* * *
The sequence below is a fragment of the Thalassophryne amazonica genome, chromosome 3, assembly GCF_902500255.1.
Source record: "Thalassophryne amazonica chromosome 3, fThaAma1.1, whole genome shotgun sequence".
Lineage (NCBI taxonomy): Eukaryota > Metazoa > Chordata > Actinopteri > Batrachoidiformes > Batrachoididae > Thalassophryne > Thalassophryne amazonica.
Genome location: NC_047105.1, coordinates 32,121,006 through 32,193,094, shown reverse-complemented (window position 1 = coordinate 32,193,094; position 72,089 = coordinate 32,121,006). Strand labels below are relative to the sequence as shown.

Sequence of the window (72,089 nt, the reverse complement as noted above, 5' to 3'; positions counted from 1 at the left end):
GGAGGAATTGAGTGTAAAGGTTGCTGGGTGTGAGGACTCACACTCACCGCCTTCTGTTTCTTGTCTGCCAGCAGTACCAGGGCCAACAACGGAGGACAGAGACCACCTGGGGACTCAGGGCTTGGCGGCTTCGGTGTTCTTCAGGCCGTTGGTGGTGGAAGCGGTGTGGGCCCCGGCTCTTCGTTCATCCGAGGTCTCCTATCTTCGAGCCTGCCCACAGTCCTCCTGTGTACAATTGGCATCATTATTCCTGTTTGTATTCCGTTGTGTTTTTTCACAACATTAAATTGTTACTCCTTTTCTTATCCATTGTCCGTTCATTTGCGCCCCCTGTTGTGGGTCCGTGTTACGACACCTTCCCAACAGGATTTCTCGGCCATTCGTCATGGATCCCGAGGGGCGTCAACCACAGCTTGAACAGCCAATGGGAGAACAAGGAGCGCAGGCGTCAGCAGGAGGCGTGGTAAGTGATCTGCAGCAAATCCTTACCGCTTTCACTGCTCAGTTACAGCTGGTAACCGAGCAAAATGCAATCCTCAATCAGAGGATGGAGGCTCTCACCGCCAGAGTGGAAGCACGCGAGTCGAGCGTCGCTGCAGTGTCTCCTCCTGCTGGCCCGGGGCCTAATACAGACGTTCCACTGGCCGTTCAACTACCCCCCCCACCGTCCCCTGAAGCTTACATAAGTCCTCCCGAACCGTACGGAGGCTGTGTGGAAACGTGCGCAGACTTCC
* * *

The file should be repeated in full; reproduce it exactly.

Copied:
The sequence below is a fragment of the Thalassophryne amazonica genome, chromosome 3, assembly GCF_902500255.1.
Source record: "Thalassophryne amazonica chromosome 3, fThaAma1.1, whole genome shotgun sequence".
Lineage (NCBI taxonomy): Eukaryota > Metazoa > Chordata > Actinopteri > Batrachoidiformes > Batrachoididae > Thalassophryne > Thalassophryne amazonica.
Genome location: NC_047105.1, coordinates 32,121,006 through 32,193,094, shown reverse-complemented (window position 1 = coordinate 32,193,094; position 72,089 = coordinate 32,121,006). Strand labels below are relative to the sequence as shown.

Sequence of the window (72,089 nt, the reverse complement as noted above, 5' to 3'; positions counted from 1 at the left end):
GGAGGAATTGAGTGTAAAGGTTGCTGGGTGTGAGGACTCACACTCACCGCCTTCTGTTTCTTGTCTGCCAGCAGTACCAGGGCCAACAACGGAGGACAGAGACCACCTGGGGACTCAGGGCTTGGCGGCTTCGGTGTTCTTCAGGCCGTTGGTGGTGGAAGCGGTGTGGGCCCCGGCTCTTCGTTCATCCGAGGTCTCCTATCTTCGAGCCTGCCCACAGTCCTCCTGTGTACAATTGGCATCATTATTCCTGTTTGTATTCCGTTGTGTTTTTTCACAACATTAAATTGTTACTCCTTTTCTTATCCATTGTCCGTTCATTTGCGCCCCCTGTTGTGGGTCCGTGTTACGACACCTTCCCAACAGGATTTCTCGGCCATTCGTCATGGATCCCGAGGGGCGTCAACCACAGCTTGAACAGCCAATGGGAGAACAAGGAGCGCAGGCGTCAGCAGGAGGCGTGGTAAGTGATCTGCAGCAAATCCTTACCGCTTTCACTGCTCAGTTACAGCTGGTAACCGAGCAAAATGCAATCCTCAATCAGAGGATGGAGGCTCTCACCGCCAGAGTGGAAGCACGCGAGTCGAGCGTCGCTGCAGTGTCTCCTCCTGCTGGCCCGGGGCCTAATACAGACGTTCCACTGGCCGTTCAACTACCCCCCCCACCGTCCCCTGAAGCTTACATAAGTCCTCCCGAACCGTACGGAGGCTGTGTGGAAACGTGCGCAGACTTCC